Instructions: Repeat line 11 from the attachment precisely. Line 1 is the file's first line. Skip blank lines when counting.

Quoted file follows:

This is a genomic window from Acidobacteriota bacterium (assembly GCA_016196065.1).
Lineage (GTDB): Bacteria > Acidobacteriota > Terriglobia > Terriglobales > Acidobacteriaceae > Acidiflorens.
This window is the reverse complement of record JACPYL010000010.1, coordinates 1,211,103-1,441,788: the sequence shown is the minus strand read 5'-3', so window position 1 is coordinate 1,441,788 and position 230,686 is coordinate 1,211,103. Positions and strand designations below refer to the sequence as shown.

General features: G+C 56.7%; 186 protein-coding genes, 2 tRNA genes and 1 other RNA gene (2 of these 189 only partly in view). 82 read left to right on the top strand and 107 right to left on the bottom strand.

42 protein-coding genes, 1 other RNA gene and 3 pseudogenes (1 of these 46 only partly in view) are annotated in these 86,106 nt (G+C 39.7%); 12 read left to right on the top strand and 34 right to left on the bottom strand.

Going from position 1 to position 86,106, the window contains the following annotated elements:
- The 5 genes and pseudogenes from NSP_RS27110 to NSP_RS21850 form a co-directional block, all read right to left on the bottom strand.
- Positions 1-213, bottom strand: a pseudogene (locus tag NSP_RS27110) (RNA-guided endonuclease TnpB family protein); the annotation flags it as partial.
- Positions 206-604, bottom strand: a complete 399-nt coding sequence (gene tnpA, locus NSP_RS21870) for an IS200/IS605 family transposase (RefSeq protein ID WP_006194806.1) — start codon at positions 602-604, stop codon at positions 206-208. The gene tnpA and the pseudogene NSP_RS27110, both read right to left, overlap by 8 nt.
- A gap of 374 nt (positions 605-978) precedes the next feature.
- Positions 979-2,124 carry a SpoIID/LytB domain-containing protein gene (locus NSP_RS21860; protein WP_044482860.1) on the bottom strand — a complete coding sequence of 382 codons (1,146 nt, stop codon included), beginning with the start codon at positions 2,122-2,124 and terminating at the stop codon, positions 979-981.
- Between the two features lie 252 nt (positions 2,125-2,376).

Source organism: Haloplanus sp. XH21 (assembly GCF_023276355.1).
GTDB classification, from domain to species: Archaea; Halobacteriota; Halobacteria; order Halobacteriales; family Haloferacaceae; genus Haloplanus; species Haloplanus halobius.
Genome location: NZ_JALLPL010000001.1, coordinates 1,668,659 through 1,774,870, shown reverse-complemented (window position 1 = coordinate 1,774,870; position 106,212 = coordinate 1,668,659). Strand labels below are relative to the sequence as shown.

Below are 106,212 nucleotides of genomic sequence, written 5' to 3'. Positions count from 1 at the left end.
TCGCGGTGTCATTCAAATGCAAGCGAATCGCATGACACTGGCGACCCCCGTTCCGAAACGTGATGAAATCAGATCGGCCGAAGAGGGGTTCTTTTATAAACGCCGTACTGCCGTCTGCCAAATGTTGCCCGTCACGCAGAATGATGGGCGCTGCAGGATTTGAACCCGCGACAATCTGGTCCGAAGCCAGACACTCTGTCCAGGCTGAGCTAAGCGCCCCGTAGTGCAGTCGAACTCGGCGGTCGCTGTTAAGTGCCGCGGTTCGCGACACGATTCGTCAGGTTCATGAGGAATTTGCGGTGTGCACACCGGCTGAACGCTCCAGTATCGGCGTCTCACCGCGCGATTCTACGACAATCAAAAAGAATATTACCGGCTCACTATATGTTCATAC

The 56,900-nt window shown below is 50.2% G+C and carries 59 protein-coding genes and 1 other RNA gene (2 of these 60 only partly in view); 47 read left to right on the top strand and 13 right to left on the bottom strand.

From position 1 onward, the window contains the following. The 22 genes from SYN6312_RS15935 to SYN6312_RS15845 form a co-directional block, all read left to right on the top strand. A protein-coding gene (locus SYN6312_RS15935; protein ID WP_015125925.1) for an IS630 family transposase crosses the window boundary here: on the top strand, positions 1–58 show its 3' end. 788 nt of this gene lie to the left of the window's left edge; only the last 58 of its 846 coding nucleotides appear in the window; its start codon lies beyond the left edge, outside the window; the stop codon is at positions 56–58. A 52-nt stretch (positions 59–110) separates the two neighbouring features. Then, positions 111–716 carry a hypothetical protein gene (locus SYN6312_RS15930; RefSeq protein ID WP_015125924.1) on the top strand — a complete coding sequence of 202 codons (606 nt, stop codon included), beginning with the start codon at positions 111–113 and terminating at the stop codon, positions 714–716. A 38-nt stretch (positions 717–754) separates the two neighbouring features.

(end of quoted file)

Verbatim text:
- Positions 979-2,124 carry a SpoIID/LytB domain-containing protein gene (locus NSP_RS21860; protein WP_044482860.1) on the bottom strand — a complete coding sequence of 382 codons (1,146 nt, stop codon included), beginning with the start codon at positions 2,122-2,124 and terminating at the stop codon, positions 979-981.